BLADE Runner Featured

8:00pm EDT April 25, 2010

Vikram Mehta spun BLADE Network Technologies Inc. out of Nortel in 2006 because he saw the opportunity for a new kind of intelligent network backbone for data centers.

“There were customers who were depending on the success of this business, and the operation could not be successful where it was,” says Mehta, the company’s president and CEO. “This was about putting it in an environment where it could deliver on the commitment and promises that were being made to customers.”

Today, BLADE is booming. In less than three years, the company has grown to employ more than 200 people. Its networking switches support 9,500 enterprise data center clients in 26 industries, including 350 companies in the Fortune 500. And BLADE is on track to exceed $100 million in shipments for fiscal 2010.

Mehta was honored as a 2009 national finalist in the Emerging category and a Northern California regional Entrepreneur Of The Year Award winner. Smart Business spoke with his about ideas, relationships and how to motivate employees to discover that next great thing.

Q. What drives BLADE’s success?

We’re in a people business. It takes people to build technology. It takes people to come up with creative ideas that turn into products. ... So at the very heart of this high-tech business are people. That’s the biggest asset and most sustainable differentiator any company can have.

Q. You mentioned people coming up with creative ideas that turn into products. Do you have a system in place to foster that?

We have this concept called the Idea Pump. The Idea Pump is an electronic repository where anybody in the company can give suggestions that will improve just about anything that the company does. ...

I personally go in and review ideas that have been submitted in the Idea Pump. We then discuss it as an executive management team.

You’ll be surprised at the brilliance that comes out of this Idea Pump. I equate it to opening a radioactive tin — it’s glowing with brilliant ideas. In fact, at any given moment there are more ideas there than we have resources to follow through on.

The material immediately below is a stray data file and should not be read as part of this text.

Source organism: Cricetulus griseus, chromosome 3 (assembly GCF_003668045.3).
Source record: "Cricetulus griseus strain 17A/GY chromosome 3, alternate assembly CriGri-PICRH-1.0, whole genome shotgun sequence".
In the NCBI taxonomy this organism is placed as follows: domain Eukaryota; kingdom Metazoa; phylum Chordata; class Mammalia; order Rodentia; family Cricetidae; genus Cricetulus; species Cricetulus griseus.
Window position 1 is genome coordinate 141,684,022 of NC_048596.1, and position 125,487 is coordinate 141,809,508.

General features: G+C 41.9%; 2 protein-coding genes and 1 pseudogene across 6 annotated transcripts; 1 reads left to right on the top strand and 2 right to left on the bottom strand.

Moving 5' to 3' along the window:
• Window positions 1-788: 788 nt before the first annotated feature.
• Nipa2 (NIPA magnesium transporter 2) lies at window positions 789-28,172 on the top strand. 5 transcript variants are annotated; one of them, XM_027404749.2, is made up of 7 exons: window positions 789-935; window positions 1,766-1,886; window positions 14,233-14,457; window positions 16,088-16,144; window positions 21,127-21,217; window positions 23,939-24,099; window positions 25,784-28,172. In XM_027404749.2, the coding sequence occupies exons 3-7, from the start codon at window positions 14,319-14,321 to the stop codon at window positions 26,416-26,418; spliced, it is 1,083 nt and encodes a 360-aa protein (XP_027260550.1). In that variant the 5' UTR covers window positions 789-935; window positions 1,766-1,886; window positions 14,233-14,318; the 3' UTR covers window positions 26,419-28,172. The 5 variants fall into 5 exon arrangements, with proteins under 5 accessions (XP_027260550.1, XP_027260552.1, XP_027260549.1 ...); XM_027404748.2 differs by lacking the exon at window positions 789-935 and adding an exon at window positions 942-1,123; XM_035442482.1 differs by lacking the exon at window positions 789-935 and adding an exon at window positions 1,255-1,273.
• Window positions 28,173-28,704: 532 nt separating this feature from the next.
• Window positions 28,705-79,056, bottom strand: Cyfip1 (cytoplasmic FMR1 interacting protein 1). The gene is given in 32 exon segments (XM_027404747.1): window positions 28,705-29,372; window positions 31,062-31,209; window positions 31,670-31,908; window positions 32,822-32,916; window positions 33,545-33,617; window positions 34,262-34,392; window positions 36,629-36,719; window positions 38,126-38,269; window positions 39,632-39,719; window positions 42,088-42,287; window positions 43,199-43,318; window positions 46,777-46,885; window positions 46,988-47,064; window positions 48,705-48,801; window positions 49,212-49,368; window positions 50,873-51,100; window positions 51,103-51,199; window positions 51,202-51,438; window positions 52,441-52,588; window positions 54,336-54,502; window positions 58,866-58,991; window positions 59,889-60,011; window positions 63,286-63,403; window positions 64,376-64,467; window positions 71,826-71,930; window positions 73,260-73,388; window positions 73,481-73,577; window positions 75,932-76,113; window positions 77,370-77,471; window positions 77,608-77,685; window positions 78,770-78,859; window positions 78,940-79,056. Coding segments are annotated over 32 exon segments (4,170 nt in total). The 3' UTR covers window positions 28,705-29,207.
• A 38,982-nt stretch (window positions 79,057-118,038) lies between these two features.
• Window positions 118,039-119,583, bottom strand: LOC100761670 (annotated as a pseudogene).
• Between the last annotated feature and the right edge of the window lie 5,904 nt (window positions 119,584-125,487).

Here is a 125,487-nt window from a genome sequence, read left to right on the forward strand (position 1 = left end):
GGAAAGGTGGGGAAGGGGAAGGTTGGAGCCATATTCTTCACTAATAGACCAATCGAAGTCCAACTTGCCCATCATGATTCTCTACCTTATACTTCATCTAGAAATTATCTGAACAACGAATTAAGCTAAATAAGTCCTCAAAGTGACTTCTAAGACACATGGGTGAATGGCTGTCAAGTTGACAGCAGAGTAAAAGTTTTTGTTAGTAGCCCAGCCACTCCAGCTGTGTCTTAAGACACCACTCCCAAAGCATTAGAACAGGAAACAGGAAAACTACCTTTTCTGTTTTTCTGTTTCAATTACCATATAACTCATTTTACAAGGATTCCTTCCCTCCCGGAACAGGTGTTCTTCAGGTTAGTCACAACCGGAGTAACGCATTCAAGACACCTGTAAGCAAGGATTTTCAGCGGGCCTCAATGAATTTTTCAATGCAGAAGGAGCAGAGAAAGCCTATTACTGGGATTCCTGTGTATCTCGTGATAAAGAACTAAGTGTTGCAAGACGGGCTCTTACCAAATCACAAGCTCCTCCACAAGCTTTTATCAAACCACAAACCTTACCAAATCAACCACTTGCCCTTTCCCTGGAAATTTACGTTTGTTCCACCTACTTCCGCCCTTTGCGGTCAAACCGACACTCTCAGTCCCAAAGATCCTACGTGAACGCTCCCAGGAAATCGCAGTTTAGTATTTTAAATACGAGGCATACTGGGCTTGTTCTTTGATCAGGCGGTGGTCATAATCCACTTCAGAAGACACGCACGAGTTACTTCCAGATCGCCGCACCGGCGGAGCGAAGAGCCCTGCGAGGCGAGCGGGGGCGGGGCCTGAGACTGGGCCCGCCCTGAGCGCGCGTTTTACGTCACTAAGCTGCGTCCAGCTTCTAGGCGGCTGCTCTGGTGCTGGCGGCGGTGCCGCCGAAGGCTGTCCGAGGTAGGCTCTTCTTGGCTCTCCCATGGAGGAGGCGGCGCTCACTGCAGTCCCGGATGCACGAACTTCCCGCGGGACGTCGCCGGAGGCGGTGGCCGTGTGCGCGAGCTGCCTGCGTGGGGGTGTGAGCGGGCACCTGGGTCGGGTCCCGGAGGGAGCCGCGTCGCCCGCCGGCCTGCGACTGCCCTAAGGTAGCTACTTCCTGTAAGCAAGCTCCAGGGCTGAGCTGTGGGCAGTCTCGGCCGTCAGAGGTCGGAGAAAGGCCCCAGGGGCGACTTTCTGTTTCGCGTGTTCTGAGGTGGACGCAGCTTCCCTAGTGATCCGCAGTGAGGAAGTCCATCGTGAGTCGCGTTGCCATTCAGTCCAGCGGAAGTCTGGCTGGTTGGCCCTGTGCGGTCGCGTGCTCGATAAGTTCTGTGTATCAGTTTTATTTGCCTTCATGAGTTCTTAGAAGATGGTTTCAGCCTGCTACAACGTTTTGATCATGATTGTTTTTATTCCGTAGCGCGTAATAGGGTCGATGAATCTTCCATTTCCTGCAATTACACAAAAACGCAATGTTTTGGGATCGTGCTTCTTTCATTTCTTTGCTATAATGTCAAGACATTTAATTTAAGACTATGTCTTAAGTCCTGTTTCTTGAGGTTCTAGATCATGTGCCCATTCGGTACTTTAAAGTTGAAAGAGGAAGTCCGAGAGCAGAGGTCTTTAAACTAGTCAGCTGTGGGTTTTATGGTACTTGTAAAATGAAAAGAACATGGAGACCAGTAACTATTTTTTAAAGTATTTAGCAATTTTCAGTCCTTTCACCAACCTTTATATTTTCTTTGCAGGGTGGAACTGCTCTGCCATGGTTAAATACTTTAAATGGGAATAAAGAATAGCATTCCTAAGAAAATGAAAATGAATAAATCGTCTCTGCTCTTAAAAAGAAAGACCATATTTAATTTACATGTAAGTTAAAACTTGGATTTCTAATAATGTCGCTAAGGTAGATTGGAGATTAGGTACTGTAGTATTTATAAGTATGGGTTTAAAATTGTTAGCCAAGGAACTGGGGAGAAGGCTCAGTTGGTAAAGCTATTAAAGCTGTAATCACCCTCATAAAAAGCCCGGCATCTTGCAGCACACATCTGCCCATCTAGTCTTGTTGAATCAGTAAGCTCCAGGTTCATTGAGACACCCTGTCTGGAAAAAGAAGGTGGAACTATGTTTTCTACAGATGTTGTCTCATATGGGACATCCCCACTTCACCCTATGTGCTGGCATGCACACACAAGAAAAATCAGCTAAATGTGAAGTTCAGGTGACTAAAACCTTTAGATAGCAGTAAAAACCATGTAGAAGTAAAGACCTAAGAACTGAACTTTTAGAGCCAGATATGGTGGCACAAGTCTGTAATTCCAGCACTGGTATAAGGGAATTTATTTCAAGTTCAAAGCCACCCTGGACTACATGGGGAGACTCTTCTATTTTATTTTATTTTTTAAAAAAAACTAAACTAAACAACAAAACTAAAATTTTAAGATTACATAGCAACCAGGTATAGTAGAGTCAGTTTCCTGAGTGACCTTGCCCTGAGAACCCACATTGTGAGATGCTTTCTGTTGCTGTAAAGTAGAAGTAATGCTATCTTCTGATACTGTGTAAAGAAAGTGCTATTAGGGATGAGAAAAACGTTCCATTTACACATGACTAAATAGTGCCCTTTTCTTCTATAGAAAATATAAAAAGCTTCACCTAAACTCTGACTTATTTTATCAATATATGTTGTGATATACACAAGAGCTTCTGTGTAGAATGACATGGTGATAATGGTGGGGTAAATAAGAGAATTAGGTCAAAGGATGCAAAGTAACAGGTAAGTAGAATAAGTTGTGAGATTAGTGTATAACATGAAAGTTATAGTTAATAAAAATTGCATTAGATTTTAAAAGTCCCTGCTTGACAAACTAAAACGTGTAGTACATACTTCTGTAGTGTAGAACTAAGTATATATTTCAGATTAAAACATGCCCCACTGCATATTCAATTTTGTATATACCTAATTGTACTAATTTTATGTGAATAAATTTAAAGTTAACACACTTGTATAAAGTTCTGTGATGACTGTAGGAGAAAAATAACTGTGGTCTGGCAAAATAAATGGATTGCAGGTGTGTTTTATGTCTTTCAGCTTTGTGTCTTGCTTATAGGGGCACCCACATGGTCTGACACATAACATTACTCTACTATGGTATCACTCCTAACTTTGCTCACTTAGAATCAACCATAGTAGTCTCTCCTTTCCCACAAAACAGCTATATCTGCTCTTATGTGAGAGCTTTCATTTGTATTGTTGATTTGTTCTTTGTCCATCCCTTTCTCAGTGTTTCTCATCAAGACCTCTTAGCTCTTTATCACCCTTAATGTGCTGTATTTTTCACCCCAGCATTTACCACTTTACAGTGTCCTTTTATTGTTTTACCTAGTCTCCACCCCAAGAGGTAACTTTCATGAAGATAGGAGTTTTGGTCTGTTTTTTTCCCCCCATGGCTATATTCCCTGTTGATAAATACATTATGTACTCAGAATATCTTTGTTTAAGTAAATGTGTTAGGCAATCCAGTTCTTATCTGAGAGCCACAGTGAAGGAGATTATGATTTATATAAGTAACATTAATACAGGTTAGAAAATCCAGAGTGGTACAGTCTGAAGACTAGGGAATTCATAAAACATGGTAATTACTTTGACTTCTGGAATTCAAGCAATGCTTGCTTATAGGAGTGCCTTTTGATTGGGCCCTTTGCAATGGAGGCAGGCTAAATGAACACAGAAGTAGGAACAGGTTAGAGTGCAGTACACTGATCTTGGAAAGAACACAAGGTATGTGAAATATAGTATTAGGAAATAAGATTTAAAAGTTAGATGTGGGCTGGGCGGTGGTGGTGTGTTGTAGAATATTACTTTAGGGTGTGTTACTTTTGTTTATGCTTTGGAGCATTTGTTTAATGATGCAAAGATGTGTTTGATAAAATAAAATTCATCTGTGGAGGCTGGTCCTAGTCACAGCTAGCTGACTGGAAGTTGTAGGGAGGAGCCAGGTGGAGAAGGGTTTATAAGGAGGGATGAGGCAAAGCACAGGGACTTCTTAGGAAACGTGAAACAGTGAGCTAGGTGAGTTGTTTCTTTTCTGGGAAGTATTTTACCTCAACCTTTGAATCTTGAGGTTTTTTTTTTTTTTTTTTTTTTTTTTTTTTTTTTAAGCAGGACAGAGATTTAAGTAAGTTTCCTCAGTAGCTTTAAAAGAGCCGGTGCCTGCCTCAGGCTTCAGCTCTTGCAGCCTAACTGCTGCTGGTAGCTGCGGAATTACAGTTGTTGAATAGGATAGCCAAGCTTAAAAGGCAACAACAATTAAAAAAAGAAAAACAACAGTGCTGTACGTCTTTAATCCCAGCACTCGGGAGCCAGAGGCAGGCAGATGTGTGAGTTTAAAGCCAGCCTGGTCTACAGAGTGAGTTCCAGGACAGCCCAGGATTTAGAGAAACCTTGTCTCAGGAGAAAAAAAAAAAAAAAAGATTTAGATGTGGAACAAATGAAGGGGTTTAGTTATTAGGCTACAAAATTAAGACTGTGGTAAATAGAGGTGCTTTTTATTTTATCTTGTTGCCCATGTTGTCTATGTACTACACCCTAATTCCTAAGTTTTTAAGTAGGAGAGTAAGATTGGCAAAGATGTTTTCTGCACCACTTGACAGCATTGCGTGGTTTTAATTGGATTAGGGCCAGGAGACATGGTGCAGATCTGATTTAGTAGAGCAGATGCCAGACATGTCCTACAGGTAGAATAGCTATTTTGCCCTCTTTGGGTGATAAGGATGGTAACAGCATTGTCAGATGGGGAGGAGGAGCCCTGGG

When we take ideas out of there we go back and reward the individual or team of individuals who either came up with the idea or collaborate on making it reality.

Q. How do you encourage people to experiment with ideas?

The worst mistake that you can make is inaction. Moving fast, trying new things, even if they don’t work, will at least give you [an idea], as an organization, of what is not working. Then you can go off in another direction. But if you keep waiting, when you finally do take an action you won’t know if it will yield the results you want.

Going out there and trying new things is extremely important. Making sure you’re not making the same mistake over and over again is incredibly important, but I really encourage risk taking. No great things happen because you just walk along a safe path.

It’s all about taking risk. It’s all about learning from the outcome of those risks that you take. That’s what I do personally and try to practice with my employees, as well.

Q. How do you build strong relationships that translate into growth?

At the bottom of all of this is trust. If you give somebody a commitment, you will follow through on that. The approach that I’ve always tried to take on this ... is that if you’ve made a promise to somebody, if it’s the last thing you do before you die, you’ll fulfill that promise. As long as you bring that attitude, customers are going to trust you, employees are going to trust you, partners are going to trust you and suppliers are going to trust you. And in difficult times, they’re going to give you that one extra chance you need.

How to reach: BLADE Network Technologies Inc.,

IPOs on the rise

While it may not feel like much in the economy has changed, a recent study by Ernst & Young LLP that analyzed business activity among Russell 2000 companies indicates that many companies are on a growth path.

“The current numbers suggest that all boats are rising with the Russell tide — or at least a significant number of them,” says Maria Pinelli, Americas Director, Strategic Growth Markets, Ernst & Young LLP. “If you are one of the smaller companies, it’s clearly time to get growing.”

One way to grow is to take your company public. According to E&Y’s survey, IPO activity grew significantly during the second half of 2009, with 32 IPO entrants added to the Russell 2000. That’s more than double the 13 IPO entrants during the first half of 2009.

If you’re thinking about IPOs, here are just a few of the questions you should ask yourself to see if your company is ready. You can find more questions as well as whitepapers on growth and entrepreneurship at

  • Have you developed a formal, comprehensive written plan and timeline?
  • Has your organization begun acting like a public company?
  • Are you actively addressing the four functional phases of the IPO preparation process: due diligence, drafting, SEC review and marketing?
  • Have you determined your company’s potential M&A valuation versus its public company valuation?
  • Is your team able to scale to meet the company’s growth projections?
  • Have you communicated realistic timeline expectations to key stakeholders?
  • Do you have a Plan B? Have you prepared a financing strategy to execute without an IPO?

Source: Ernst & Young,